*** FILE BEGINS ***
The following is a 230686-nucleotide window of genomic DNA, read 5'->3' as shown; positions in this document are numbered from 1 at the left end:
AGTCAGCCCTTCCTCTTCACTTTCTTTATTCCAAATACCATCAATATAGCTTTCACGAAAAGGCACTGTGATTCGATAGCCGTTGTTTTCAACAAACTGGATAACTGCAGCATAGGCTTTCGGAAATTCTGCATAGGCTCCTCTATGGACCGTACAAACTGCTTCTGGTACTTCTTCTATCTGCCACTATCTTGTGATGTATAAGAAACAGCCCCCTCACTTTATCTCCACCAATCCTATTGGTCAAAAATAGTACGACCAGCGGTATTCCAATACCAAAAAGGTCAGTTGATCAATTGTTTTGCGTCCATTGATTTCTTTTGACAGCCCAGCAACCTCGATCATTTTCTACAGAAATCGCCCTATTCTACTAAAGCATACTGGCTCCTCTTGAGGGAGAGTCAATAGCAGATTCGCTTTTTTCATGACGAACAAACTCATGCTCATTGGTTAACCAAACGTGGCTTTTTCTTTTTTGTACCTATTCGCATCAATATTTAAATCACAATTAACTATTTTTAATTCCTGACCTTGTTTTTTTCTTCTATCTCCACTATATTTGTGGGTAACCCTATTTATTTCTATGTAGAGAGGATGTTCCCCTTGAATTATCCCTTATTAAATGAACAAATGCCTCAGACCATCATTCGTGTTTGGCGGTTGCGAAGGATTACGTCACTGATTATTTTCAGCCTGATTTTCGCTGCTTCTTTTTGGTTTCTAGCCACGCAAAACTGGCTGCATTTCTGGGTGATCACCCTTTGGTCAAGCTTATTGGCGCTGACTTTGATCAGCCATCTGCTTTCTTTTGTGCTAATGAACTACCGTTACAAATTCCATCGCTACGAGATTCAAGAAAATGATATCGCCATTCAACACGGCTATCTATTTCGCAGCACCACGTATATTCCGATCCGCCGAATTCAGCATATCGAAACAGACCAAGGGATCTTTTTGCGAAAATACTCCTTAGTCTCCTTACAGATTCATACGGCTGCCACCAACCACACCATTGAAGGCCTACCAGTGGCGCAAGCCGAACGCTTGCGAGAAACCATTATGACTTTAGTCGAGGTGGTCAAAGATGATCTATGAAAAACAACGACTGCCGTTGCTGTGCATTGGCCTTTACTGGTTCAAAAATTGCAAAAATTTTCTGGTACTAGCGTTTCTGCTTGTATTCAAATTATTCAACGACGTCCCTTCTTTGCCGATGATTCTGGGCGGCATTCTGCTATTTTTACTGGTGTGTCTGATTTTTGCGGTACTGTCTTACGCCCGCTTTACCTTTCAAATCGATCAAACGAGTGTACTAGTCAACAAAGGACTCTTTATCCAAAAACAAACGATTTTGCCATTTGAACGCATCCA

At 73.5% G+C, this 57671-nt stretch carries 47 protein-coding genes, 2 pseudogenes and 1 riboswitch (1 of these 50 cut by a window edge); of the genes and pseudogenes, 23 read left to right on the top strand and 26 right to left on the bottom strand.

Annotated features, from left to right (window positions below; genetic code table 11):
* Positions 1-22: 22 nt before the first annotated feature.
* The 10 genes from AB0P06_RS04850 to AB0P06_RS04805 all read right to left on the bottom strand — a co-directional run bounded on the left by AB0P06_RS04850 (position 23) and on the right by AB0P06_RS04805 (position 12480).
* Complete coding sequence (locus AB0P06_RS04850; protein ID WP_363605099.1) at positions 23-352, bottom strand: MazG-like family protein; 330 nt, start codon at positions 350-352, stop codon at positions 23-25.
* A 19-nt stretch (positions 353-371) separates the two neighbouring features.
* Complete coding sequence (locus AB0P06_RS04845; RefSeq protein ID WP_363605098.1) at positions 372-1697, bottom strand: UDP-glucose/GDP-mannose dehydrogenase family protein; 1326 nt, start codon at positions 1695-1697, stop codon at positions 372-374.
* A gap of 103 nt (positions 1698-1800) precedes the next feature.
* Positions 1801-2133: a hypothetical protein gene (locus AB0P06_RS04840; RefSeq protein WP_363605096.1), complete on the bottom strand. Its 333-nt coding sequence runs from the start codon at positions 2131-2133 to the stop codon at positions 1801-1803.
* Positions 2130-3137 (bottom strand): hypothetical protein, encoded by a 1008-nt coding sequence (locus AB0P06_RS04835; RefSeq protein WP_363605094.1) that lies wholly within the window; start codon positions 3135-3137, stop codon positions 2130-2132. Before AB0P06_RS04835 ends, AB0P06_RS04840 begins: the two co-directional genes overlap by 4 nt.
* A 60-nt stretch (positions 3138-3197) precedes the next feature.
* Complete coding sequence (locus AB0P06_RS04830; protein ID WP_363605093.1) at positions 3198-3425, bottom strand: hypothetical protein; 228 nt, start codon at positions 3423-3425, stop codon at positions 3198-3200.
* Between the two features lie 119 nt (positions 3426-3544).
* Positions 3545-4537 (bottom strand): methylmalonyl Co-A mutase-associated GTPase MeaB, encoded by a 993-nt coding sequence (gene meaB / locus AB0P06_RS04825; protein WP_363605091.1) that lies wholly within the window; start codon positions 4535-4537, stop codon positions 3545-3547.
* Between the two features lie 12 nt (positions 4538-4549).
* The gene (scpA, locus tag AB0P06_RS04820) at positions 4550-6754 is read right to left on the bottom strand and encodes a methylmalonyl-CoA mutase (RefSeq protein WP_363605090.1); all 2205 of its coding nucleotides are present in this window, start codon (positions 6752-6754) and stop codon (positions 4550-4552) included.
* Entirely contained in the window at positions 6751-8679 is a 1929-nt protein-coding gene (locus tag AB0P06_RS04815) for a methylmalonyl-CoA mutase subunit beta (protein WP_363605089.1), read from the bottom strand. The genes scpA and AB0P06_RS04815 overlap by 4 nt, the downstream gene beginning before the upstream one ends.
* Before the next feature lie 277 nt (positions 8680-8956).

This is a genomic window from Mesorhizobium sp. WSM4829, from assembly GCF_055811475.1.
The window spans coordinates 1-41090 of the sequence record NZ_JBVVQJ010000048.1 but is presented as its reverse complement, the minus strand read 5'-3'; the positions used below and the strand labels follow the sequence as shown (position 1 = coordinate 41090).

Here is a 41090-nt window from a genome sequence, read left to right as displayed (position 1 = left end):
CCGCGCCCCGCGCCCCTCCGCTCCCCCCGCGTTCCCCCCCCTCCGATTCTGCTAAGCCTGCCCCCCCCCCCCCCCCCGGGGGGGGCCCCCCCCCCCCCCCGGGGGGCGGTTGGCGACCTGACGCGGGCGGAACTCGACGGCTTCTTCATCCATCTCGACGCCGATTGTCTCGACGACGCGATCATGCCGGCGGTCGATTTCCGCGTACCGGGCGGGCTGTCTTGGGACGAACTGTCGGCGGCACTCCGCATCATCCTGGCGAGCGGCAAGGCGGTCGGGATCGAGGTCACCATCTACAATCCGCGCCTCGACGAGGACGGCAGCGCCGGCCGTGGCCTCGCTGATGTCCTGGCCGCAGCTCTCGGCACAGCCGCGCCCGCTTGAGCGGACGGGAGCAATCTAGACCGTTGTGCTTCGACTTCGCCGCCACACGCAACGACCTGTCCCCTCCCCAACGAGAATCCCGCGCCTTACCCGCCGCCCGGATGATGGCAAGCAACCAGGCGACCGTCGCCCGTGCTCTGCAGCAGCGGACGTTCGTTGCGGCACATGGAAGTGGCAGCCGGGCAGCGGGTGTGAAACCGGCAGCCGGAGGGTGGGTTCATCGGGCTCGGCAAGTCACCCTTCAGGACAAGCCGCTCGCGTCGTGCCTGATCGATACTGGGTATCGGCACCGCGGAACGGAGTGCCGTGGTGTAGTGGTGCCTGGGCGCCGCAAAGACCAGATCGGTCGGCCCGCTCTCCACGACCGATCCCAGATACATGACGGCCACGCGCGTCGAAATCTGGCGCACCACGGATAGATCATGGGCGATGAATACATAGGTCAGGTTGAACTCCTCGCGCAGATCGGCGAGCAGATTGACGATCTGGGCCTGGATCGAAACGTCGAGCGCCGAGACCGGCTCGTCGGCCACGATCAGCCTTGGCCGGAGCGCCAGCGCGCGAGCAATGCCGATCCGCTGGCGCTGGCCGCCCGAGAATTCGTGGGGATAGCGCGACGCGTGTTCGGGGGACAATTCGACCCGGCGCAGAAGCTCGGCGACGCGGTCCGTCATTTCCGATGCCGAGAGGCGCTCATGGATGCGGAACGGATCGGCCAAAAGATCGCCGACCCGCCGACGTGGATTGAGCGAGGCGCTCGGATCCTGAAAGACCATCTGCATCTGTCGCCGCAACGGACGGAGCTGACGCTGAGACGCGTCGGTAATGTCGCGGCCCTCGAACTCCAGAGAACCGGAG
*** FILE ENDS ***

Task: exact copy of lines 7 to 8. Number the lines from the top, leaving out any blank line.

* Complete coding sequence (locus AB0P06_RS04850; protein ID WP_363605099.1) at positions 23-352, bottom strand: MazG-like family protein; 330 nt, start codon at positions 350-352, stop codon at positions 23-25.
* A 19-nt stretch (positions 353-371) separates the two neighbouring features.